Episode 577 — David Shields | Transcript

   

Air date: April 24, 2019

MONOLOGUE

(00:01:50) How’s it going, everybody? Welcome to the Otherppl Podcast, it’s good to be with you. How are you doing? I hope you’re well. My name is Brad Listi, and I am in Los Angeles, and I have David Shields on the program for, I believe, the third time. He has two books out. One is called The Trouble With Men: Reflections on Sex, Love, Marriage, Porn and Power.  

(00:02:20) That one is available from Mad Creek Books. And the other book is called Nobody Hates Trump More Than Trump: An Intervention. This book is available from Thought Catalog Press. So, David Shields. One of our more prolific and provocative and interesting writers. I always have a good time talking with him. You’re going to hear our conversation momentarily. 

(00:02:53) Uh, so, I feel relaxed. You know, my wife has some friends in town. I always call her my wife. Her name’s Kari. Kari has some friends in town, and they have the kids out at the beach, so I’ve been kind of on my own. I went to a yoga class. This is–I’m recording this on a Saturday. It’s actually 4:20. 

(00:03:19) When I am recording this. I am not under the influence, but I am relaxed and so I was like, you know, I’m going to go to a yoga class. I’m gonna stretch out.  And I went in, like unrolled my yoga mat on the floor, and I look to my left and there is a beautiful celebrity next to me…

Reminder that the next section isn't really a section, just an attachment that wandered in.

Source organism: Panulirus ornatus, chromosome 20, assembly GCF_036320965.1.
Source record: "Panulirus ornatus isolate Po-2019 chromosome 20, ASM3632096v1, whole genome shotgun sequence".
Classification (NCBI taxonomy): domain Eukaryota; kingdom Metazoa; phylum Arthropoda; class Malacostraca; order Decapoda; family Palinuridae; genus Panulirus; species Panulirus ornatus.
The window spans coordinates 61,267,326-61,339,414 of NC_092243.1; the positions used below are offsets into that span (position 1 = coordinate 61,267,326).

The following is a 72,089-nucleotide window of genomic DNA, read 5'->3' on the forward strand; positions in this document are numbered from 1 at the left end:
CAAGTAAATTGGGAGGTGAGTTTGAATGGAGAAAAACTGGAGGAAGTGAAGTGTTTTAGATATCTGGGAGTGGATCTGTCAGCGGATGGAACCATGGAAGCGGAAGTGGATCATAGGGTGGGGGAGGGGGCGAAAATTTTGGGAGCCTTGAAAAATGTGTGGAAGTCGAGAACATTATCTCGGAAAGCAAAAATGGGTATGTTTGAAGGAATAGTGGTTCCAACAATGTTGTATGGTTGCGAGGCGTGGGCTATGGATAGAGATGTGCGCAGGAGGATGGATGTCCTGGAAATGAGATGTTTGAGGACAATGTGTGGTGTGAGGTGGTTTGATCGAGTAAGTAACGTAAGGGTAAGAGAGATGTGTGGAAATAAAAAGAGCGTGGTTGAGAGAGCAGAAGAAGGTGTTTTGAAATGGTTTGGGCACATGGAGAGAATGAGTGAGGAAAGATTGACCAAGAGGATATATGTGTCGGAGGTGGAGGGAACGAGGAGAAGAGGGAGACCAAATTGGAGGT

(00:03:48) Which, you know, when you live in Los Angeles, you go to a yoga class, that can happen. And I’m not going to name the celebrity. I know I should. I know people would, you know, you wanna know who it is, but I feel weird about that. I don’t want to violate anyone’s privacy. I don’t know. I feel like, as a matter of honor, I’m not going to divulge who it is. [canned applause] But I was trying to focus on my breathing, and like stay in the zone, and yet I was like, wow, there’s a celebrity [laughs]. 

(00:04:20) Who is my age. You know, I’m in my forties, and I’m like, wow, like she looks fantastic. She looks a lot younger than I do. Which I suppose is how it should be. And then, you know, after the yoga class ended, I walked to a sushi restaurant–for some reason I’ve been craving like Japanese food. Been thinking about it a lot. 

(00:04:54) And, so I went into this sushi restaurant for a lunch. A late lunch, and the place was empty, and I ordered my lunch and I was sitting there, and I was kind of like looking through my phone and I’m tweeting, and there’s nobody else in there. And the music is playing, and then as I’m sitting there not tweeting, not, you know I’m not doing anything…

(00:05:20) I’m just kind of sitting there, waiting for my food, and the song, “Hello,” by Lionel Richie comes on. [“Hello” by Lionel Richie plays] I don’t know what [laughs], I don’t know what the point is. I just felt like it was kind of like a good moment, you know? It felt, like, very, what’s the word. It was like perfect 4:20 experience, but also just kind of a perfect experience when you’re alone in a restaurant.